U.S. manufacturing - 3 unique facts

Manufacturing industry jobs

There are a lot of misconceptions about manufacturing jobs. Here are the facts.

When you think of jobs in manufacturing, you probably picture sitting behind a conveyor belt mindlessly carrying out a single repetitive task. This is a common misconception about the manufacturing industry – but far from the only one.

Here are three facts that might make you think differently about the U.S. manufacturing industry:

1. Manufacturing jobs are growing in the U.S.

You’ve probably heard that the manufacturing industry in the U.S. has been in decline for years. And it’s true – manufacturing lost four million jobs between 1990 and 2007, plus an additional two million-plus jobs from December 2007 to January 2010, making it the hardest-hit industry of the Great Recession.

But that’s all changing. Since the Great Recession, manufacturing has added nearly 1 million new jobs. The Bureau of Labor Statistics’ Job Openings and Labor Turnover Survey (JOLTS) shows that the number of job openings for manufacturing and production jobs has increased by an impressive 350 percent over the past 10 years – a greater increase than the famously-fast-growing health care and IT sectors.

2. Manufacturing jobs need high-tech skills.

If you’re picturing manufacturing jobs as boring, brainless grunt labor, it’s time for you to join us in 2018. Based on Emsi’s analysis of nearly 400,000 production job postings from 2017, employers are looking for candidates with some pretty high-level technical skills.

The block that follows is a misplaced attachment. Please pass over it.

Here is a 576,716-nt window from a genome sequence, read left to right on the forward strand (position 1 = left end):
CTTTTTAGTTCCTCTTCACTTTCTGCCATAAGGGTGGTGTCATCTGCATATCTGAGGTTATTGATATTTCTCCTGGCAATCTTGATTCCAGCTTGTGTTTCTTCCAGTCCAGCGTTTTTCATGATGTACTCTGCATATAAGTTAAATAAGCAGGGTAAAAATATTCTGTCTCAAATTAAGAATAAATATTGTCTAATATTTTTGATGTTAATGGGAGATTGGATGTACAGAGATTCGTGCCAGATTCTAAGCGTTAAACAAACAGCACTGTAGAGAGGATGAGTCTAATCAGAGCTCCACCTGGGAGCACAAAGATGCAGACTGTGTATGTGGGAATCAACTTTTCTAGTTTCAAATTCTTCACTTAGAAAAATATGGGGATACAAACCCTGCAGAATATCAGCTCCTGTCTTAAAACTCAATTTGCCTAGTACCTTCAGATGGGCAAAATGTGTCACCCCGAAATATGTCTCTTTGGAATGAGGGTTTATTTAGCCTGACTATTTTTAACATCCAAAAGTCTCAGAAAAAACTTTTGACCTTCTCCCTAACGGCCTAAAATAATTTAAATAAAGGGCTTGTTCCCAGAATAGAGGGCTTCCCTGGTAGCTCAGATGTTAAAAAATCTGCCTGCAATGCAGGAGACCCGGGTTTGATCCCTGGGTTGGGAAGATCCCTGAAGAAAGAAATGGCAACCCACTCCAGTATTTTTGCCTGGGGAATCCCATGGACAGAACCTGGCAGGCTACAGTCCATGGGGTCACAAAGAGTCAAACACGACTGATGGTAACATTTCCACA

Nationally, the most in-demand skills in production occupations can be sorted into four categories, or “skill clusters.” The first is traditional production skills – things like welding, machining, fabrication, etc. The study also found employers are frequently looking for skills related to computer-automated technologies (CAT), which are computerized technologies that aid in the design and creation of products.

The other two skill clusters featured in Emsi’s study were Six Sigma and good manufacturing practices (GMP). Six Sigma is a set of methodologies and processes designed to improve efficiency. Good manufacturing practices is a skill cluster focused around quality control.

While many occupations are becoming more and more specialized, manufacturing occupations are requiring an increasingly broad skill set. Workers must understand the tools of the trade as well as the advanced machinery dominating the field.

3. Manufacturing workers can learn valuable new skills.

Employers are looking for manufacturing workers with a high level of diverse skills, and they’re willing to pay for them.

Emsi’s analysis found that compensation for workers who possess much-needed skills in fields like CAT, Six Sigma and GMP, is much greater than what you might find from a simple salary search. Plus, the study shows that the more of these valuable skills a worker has, the more he can expect to earn.

Decades of declining jobs numbers and widespread misconceptions about manufacturing jobs have kept younger generations from pursuing occupations in manufacturing. This has led to a significant skills gap, as employers struggle to find qualified candidates. On top of that, nearly half of the 9 million production workers are 45 or older, so employers are seeking younger workers to fill impending gaps when the older generations start reaching retirement.

So, if you’re looking for a job in a growing industry, where workers are compensated for attaining new skills, and those skills are only going to grow more valuable over time, you might want to give manufacturing another look.

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